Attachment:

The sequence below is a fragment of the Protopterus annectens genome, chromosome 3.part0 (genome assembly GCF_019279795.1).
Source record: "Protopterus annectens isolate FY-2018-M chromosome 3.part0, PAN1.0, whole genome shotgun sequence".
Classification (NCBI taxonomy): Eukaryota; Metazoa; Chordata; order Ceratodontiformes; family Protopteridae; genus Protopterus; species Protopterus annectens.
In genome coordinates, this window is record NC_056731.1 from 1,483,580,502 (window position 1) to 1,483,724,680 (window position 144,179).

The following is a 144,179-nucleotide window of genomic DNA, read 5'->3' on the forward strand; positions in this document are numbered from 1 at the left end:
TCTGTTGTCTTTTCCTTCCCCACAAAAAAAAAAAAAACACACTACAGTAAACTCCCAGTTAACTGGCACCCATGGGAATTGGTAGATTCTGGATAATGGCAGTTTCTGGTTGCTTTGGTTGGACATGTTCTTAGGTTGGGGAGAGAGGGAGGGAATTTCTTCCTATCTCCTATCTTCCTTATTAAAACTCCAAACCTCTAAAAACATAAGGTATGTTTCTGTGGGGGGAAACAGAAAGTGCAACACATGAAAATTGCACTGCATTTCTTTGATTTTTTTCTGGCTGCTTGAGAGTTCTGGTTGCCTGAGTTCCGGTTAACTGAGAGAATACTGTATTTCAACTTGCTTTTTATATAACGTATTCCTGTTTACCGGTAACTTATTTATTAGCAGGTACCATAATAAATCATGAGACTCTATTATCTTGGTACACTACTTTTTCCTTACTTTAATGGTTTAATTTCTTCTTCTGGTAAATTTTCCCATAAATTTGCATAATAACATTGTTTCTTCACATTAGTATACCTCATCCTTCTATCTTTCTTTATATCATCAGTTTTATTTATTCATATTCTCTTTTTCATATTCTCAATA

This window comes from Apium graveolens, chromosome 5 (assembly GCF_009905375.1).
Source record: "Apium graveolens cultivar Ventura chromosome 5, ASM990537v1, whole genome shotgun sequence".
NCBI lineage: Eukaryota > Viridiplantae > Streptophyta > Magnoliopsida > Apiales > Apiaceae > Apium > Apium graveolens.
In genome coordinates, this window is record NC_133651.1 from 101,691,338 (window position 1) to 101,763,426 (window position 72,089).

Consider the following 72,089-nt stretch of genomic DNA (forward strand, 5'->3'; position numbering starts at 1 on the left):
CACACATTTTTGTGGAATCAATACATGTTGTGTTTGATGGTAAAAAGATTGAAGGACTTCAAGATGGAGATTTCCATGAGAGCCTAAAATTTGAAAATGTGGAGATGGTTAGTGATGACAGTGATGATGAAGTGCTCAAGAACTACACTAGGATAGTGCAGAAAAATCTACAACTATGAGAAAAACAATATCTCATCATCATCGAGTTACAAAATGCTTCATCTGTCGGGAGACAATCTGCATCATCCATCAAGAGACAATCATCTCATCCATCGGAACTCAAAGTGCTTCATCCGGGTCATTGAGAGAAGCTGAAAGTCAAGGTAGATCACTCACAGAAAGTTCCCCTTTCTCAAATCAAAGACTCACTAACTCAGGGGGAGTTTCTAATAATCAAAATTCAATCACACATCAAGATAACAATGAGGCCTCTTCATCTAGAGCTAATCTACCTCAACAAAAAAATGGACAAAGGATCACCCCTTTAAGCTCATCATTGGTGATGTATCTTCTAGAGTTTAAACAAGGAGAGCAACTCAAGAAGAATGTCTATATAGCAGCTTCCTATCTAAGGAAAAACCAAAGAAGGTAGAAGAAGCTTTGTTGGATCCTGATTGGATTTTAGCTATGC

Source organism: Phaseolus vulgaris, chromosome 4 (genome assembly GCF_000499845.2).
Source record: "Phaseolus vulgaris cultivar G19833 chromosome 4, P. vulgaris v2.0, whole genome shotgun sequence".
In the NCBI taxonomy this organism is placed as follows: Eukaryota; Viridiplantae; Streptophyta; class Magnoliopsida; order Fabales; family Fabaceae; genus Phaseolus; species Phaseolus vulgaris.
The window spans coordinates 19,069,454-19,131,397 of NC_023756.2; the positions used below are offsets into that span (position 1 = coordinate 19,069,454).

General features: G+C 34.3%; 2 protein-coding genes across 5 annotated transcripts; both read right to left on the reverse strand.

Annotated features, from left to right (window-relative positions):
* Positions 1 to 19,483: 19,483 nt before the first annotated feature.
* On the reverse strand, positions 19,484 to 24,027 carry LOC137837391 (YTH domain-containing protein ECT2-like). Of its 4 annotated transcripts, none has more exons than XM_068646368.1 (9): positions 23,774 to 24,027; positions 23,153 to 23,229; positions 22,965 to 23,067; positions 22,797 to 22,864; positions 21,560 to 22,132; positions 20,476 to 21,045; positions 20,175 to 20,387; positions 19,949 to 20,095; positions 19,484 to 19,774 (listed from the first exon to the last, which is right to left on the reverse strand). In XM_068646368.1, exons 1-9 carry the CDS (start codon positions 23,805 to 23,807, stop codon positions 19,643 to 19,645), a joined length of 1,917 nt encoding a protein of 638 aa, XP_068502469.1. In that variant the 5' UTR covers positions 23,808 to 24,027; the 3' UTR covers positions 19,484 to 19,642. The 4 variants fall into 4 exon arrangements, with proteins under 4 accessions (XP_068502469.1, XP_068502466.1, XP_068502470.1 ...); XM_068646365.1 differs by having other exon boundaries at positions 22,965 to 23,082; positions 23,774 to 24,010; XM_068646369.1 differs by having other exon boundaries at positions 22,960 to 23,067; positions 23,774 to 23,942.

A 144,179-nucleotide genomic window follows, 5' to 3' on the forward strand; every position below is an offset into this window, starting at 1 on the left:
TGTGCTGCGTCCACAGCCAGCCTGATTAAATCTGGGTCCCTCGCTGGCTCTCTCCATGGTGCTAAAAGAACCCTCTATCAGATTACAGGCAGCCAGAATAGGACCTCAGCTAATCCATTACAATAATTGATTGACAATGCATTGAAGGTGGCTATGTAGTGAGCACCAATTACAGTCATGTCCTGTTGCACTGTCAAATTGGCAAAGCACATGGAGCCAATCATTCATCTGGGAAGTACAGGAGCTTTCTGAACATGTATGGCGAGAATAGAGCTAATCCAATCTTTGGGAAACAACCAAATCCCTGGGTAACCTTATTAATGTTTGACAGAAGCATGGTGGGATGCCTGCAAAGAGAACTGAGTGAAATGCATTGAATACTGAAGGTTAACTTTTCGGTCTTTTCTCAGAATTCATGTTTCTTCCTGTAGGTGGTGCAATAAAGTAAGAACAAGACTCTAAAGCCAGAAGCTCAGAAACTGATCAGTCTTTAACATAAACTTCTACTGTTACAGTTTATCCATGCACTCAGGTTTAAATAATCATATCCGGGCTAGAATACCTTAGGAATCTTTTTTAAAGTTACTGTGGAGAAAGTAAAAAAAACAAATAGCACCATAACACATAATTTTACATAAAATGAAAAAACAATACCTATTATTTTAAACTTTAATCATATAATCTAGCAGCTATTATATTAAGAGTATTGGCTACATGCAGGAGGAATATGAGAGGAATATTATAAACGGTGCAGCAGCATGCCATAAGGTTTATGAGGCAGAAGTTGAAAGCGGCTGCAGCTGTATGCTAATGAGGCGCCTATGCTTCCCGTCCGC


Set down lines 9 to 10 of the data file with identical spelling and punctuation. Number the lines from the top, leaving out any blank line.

NCBI lineage: Eukaryota > Viridiplantae > Streptophyta > Magnoliopsida > Apiales > Apiaceae > Apium > Apium graveolens.
In genome coordinates, this window is record NC_133651.1 from 101,691,338 (window position 1) to 101,763,426 (window position 72,089).